As we celebrate this month’s confirmation of the first U.S. education secretary, Miguel Cardona, to have learned English as a second language, maybe we can afford ourselves some optimism about the future of public education in the nation and how recent experiences may show us that the only way forward is to redouble our commitment to and investment in schools and teachers.
The global pandemic, economic policies in reaction to it, and associated school closures have redrawn the boundaries for education. We’ve been thrown in at the deep end of educational technology and discovered very quickly that sometimes it works very well and sometimes it doesn’t, but what we do know is that technology does not replace teachers, and it works best when teachers can use it in smaller groups to intensify personalized instruction. We need more well-trained teachers now to help students overcome the fallout of school closures, and we will need to recruit and train a lot more teachers to cope with the impending shortage.
Now is the time to capitalize on the recognition of the amazing work that educators do. Parents and others have experienced firsthand some of what is expected of today’s teachers, and there is a groundswell of appreciation for and admiration of their work that needs to be translated into higher salaries, more professional development, and improved working conditions.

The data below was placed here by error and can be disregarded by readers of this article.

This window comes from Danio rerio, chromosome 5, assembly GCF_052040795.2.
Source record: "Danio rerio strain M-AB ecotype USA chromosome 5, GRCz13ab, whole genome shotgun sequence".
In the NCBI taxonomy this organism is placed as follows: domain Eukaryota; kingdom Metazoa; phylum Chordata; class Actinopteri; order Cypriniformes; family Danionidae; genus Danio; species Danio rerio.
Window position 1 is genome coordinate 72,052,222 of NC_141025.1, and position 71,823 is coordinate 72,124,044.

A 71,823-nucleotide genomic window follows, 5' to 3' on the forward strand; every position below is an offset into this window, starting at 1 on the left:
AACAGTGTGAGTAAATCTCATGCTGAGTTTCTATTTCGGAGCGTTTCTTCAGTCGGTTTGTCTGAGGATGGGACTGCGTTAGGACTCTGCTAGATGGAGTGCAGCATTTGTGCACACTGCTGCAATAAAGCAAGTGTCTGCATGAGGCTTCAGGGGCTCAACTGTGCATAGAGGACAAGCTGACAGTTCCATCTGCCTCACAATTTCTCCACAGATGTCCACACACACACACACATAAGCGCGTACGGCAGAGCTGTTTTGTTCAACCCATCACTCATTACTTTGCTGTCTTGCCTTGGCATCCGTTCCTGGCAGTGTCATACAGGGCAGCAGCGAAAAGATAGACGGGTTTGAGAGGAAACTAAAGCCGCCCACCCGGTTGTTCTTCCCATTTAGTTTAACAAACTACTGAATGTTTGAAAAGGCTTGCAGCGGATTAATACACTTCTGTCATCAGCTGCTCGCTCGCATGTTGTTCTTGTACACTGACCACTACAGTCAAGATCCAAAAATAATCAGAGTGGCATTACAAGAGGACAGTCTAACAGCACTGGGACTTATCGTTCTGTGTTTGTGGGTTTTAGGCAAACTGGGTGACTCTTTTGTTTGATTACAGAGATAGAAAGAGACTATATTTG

However, the urban school districts that most need additional funding to recruit and train teachers are the most likely to have their budgets slashed as a result of the sharp decline in commercial property values caused by the retail and office closures during pandemic shutdowns. Property taxes account for up to 30% of the tax revenue that cities and towns use to fund schools and other local services, but it is predicted that such revenue could drop by up to 10% in some municipalities.
Lawmakers in Washington have been negotiating a possible stimulus package providing up to $350 billion for states and cities, but there are still plenty of objectors to such a plan who see the funds as a bailout for poorly managed local governments. The federal government has shown that it has deep pockets when it comes to subsidizing businesses and there is a general acceptance of the idea that we need a grand plan of investment in infrastructure to build our way out of the economic downturn caused by the pandemic, so why not allocate spending specifically for the modernization of schools, the implementation of new technologies in them, and the recruitment and retention of well-paid educators to train the next generation of Americans to cope better with our rapidly changing world?
A New Deal for education would be one of the best investments the country could make in its future. President Obama famously claimed that every dollar spent on early childhood education resulted in a return to society of over seven dollars. President Biden and his new education secretary should push forward the case for massive investment in all levels of public education and make sure that our teachers are rewarded as the most valued essential workers.